Economic incentives and the timing of births: Evidence from the German parental benefit reform 2007
2009 (English)Report (Other academic)
Economic theory suggests that incentives matter for people’s decisions. This paper investigates whether this also holds for less self-evident areas of lifesuch as the timing of births. We make use of a natural experiment when the German government changed its parental benefit system January 1, 2007. The policy change strongly increased economic incentives for women to postpone delivery to the new year provided that they were employed. The incentives for women not employed were not the same, they could gain slightly from giving birth before the policy change. Applying a difference-in-difference-in-difference approach, we find very strong evidence that women with an employment history near to the end of their term indeed succeeded to shift births and became subject to the new and more generous parental benefit system. We estimate the quantitative impact to correspond to a 5–6 percentage points increased probability to give birth the first seven days of 2007 rather than the last seven days of 2006 for employed women.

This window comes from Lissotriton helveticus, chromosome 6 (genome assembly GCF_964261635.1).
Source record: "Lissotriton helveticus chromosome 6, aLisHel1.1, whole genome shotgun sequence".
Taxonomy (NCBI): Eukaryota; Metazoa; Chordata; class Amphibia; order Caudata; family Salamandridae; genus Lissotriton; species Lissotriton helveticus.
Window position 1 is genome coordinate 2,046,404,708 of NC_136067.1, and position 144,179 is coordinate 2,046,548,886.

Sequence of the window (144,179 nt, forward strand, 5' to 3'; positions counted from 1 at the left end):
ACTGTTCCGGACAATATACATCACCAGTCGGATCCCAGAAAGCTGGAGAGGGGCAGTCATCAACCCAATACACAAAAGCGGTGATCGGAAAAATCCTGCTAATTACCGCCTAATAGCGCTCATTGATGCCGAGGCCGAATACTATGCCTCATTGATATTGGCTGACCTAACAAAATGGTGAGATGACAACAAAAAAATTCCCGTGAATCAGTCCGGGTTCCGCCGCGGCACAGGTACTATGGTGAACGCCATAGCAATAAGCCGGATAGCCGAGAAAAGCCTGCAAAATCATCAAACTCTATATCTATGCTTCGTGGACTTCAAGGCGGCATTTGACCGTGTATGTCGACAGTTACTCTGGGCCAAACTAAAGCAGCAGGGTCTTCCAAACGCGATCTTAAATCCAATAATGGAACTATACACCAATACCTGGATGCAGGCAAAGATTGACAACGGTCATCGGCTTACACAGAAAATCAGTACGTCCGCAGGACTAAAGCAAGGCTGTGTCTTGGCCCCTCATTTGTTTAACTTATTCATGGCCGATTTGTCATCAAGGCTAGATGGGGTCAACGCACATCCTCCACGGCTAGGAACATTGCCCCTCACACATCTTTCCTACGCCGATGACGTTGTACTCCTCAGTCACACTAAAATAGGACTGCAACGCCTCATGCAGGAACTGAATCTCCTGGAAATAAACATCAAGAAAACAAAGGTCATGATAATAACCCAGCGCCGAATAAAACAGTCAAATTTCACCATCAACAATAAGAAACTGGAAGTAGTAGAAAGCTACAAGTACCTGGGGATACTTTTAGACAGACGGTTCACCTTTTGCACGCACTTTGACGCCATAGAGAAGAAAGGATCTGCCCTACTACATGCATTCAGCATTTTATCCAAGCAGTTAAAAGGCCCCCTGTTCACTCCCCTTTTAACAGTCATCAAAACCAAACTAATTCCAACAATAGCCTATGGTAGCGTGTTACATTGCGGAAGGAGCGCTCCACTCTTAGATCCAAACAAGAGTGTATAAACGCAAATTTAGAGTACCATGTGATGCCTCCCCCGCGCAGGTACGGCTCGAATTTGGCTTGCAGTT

Place, publisher, year, edition, pages
Uppsala: Department of Economics, Uppsala University , 2009. , 20 p.
, Working Paper Series, Uppsala Center for Fiscal Studies, Department of Economics, Uppsala University, 2009:10
Research subject Economics
IdentifiersURN: urn:nbn:se:uu:diva-108733OAI: oai:DiVA.org:uu-108733DiVA: diva2:240562